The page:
Stathis Papaioannou wrote:
> Brent meeker writes:
>> Stathis Papaioannou wrote:
>>> Brent Meeker writes:
>>>> I would say that many complex mechanical systems react to "pain" in a way
>>>> similar to simple animals. For example, aircraft have automatic shut
>>>> downs and fire extinguishers. They can change the flight controls to
>>>> reduce stress on structures. Whether they feel this "pain" is a different
>>>> question. I think they feel it if they incorporate it into a narrative to
>>>> which values are attached for purposes of learning ("Don't do that again,
>>>> it hurts."). But that's my theory of qualia - a speculative one.
>>> Pain mostly comes before learning. Infants are born with the
>>> ability to experience pain, so they learn to avoid activities which
>>> cause pain.
>> But the learning is a higher level thing. The experience has two levels.
>> One is just hardwired reactions, pulling your hand back from the fire. The
>> aircraft already has this, as to some very simple organisms. The other is
>> part of consciousness, which I speculate is creating a narrative in memory
>> with attached emotional values. Babies certainly feel pain in the first
>> sense, but they seem to have to learn to cry when hurt. I've accidentally
>> stuck one of my infant children when diapering them and gotten no reaction.
> Pulling your hand back from the fire is primitive spinal reflex: you actually
> do this
> before you perceive the pain. This is straightforward wiring and occurs even
> if the
> connection between brain and spinal cord is severed. There is an intermediate
> however, between that and the learning and emotional reaction which goes with
> the painful stimulus, which might be called the raw perception of pain, and
> which is
> probably hardwired during brain development.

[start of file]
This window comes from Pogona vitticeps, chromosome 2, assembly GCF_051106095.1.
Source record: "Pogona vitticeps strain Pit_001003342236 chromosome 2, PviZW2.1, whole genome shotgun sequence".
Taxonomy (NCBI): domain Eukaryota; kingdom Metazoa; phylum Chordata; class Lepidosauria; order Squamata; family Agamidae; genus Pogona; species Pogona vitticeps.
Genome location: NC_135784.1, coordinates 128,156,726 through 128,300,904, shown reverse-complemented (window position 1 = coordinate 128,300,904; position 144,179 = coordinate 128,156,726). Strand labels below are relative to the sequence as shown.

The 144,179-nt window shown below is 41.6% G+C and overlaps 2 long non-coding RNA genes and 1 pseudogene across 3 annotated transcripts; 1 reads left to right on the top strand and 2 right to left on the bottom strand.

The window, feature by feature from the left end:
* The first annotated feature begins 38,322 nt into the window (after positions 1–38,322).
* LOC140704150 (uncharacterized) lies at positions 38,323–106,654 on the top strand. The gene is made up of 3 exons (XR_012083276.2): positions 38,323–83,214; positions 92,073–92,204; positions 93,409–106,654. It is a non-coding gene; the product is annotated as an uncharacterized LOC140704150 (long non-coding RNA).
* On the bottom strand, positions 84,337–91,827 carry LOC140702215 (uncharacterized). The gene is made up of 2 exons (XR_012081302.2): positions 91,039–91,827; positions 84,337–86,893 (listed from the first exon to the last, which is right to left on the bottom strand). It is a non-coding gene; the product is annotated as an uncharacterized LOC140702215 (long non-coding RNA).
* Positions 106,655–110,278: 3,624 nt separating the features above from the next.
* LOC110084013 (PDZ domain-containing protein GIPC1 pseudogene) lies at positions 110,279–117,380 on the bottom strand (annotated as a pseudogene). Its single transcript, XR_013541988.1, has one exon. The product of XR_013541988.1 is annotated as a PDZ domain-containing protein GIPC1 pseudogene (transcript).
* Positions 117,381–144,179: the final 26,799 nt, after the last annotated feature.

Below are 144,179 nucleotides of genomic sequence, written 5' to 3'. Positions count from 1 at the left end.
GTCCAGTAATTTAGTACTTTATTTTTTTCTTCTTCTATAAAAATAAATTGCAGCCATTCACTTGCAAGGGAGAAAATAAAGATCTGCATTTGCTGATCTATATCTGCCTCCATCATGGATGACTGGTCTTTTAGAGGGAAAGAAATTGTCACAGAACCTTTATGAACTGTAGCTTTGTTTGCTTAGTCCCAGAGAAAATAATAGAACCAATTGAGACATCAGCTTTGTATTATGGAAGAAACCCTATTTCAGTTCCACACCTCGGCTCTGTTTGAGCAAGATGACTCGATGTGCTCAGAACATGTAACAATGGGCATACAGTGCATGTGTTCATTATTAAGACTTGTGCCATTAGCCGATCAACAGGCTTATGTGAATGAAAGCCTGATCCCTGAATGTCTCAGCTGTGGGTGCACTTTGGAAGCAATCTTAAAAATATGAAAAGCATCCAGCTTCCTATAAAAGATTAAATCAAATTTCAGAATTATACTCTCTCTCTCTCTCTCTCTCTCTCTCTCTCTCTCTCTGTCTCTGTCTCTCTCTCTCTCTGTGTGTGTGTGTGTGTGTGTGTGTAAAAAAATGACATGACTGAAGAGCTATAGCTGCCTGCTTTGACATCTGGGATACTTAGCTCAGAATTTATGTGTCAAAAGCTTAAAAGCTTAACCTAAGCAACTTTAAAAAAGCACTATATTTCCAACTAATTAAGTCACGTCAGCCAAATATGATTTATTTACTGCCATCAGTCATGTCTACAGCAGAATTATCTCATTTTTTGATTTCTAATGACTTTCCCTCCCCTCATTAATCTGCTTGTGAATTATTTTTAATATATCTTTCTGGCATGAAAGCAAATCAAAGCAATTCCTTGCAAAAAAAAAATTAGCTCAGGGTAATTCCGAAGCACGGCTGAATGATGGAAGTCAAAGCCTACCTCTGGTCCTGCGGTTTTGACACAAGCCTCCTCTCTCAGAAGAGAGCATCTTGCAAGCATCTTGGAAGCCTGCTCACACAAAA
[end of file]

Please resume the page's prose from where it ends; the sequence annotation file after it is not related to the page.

> There is actually controversy about whether neonates experience pain.
> such as cardiac surgery were done with just a muscle relaxant to stop the
> baby from
> moving when its chest was cut open. None of them complained afterwards...
> days, proper analgesia is used, as all the evidence short of asking them
> suggests that
> neonates *do* experience pain.
>>> It seems to be hardwired at a very basic level, which
>>> makes me think that it ought to be easier to implement in an AI than
>>> more complex cognitive processes and behaviours. But how would
>>> a behaviour such as an aircraft's reaction to a fire on board be
>>> characterised as "painful" in the way an infant putting its hand in a
>>> flame is painful? If the aircraft's experience is not painful, what can
>>> do to make it more like the baby's?
>> Add the narrative memory with values attached and then the ability to review
>> that memory when contemplating future actions.
> Putting your hand in a flame hurts before you have had any time to
> the hurt. It hurts just as much if you're an intelligent contemplative type,
> complete dolt or a young child.
But even a complete dolt forms memories. The question is does it hurt just as
much if you're a fish? an sponge? a paramecium?
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